Table 1 compares demographic and clinical characteristics of patient and control groups. Mean age was 26.8±7.9 years in the BPD group and 26.5±4.1 in the control group. There were no significant differences between groups regarding age, sex, duration of education, marital status, employment status, dwelling place, or alcohol and substance use status (p>0.05 each). Smoking and attempted suicide rates were significantly higher in BPD patients than in the control group (p<0.001 each).
Table 2 compares the ASI total score and subdomains, DES, BDI, and PSS scores between groups. In BPD cases, median ASI total score and physical, cognitive, and social subdomain scores were significantly higher than in the control group (p<0.05 each). Equally, DES, BDI, and PSS medians in the BPD group were significantly higher than in the controls (p<0.05 each).
Table 3 examines the correlation between status of education and ASI, DES, PSS, and BDI scores in the BPD cases. With increasing duration of education, DES scores in the cases decreased (p=0.022). A significant positive correlation was observed between ASI total score and DES, BDI, and PSS (p<0.05 each). On the other hand, with increasing DES scores, the physical, cognitive, and social subdimensions of ASI as well as BDI and PSS scores also increased (p<0.05 each). Finally, a statistically significant positive correlation was seen between the PSS and BDI scores in the patient group (p<0.001).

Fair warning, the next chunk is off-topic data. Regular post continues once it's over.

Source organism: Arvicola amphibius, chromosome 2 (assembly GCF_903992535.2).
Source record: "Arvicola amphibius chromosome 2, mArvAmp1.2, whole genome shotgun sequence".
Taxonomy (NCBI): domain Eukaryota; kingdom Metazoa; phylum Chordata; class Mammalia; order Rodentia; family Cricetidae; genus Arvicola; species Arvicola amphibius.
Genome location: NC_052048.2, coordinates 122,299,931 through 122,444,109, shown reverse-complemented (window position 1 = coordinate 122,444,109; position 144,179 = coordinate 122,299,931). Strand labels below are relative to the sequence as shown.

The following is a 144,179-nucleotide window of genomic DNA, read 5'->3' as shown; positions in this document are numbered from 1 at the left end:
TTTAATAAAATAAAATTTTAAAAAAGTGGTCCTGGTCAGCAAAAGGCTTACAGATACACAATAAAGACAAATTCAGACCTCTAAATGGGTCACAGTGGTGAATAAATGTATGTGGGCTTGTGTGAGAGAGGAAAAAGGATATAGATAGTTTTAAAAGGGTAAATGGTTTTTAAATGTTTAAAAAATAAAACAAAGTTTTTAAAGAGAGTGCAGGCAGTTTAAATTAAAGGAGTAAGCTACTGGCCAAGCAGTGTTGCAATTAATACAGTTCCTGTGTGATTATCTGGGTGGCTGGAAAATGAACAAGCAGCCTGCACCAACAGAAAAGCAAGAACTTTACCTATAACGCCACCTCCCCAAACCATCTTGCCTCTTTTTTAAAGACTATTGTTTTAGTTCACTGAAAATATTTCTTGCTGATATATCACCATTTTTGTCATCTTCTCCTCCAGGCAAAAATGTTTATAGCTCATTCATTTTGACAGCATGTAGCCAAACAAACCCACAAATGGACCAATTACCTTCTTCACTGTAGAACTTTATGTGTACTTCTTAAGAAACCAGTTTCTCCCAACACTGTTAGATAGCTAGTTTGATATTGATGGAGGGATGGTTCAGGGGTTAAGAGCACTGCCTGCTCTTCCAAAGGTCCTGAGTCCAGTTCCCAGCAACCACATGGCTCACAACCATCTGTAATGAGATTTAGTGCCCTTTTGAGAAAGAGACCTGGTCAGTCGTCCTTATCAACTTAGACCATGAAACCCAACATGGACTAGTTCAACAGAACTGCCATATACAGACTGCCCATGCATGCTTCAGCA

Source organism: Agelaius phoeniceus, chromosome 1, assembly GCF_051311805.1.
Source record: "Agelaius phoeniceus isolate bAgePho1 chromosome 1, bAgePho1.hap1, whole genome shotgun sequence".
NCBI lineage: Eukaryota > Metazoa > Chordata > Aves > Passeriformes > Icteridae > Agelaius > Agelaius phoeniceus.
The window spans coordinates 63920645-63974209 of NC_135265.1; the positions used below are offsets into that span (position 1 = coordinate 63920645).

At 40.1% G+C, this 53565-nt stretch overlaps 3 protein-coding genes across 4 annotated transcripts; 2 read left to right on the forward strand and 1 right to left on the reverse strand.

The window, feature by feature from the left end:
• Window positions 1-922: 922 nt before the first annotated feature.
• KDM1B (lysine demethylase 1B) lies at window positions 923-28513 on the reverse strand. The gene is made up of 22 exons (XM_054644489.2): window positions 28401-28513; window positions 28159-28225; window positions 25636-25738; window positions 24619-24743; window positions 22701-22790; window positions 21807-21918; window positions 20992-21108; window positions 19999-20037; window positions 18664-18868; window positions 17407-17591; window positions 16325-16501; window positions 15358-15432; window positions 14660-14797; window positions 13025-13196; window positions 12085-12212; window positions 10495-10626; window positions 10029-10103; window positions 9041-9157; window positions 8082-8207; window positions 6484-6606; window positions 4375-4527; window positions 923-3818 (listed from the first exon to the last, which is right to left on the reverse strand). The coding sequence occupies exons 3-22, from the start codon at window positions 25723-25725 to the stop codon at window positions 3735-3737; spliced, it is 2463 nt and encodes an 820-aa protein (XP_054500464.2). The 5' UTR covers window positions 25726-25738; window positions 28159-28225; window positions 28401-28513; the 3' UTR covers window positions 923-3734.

Table 4 studies the factors affecting dissociative experiences in BPD cases. Examination of univariate results shows that duration of education, the physical, cognitive, and social subdimensions of ASI, and the BDI and PSS scores affect dissociative experiences (p<0.05 each). The multiple linear regression model demonstrates that duration of education, the cognitive subdimension of ASI, and the BDI and PSS scores affect dissociative experiences (p<0.05 each). The variance explained in the multiple regression model was 72.2%.
Results of the mediation analysis examining the mediating role of depressive symptoms in the correlation between perceived stress level and dissociative experiences in BPD cases are shown in Table 5. A path diagram containing the standardized path coefficients and standard errors of the mediation analysis are presented in Figure 1. Following Table 5, the basic model (Model I), where depressive symptoms were not added, found a significant positive effect of perceived stress on dissociative experiences (β=0.469, p<0.001, R2=0.22). After adding depressive symptoms, mediation analysis (Model II) showed perceived stress predicting depressive symptoms (β=0.463, p<0.001) and depressive symptoms predicting dissociative experiences (β=0.676, p<0.001) at a significant level in a positive direction. In addition, a direct effect between perceived stress and dissociative experiences (β=0.156, p=0.033) and an indirect effect of perceived stress via depressive symptoms and dissociative experiences (β=0.313, p<0.001) were found to be significant in a positive direction. The model explains 58% of variance in dissociative experiences and 21% of variance in depressive symptoms.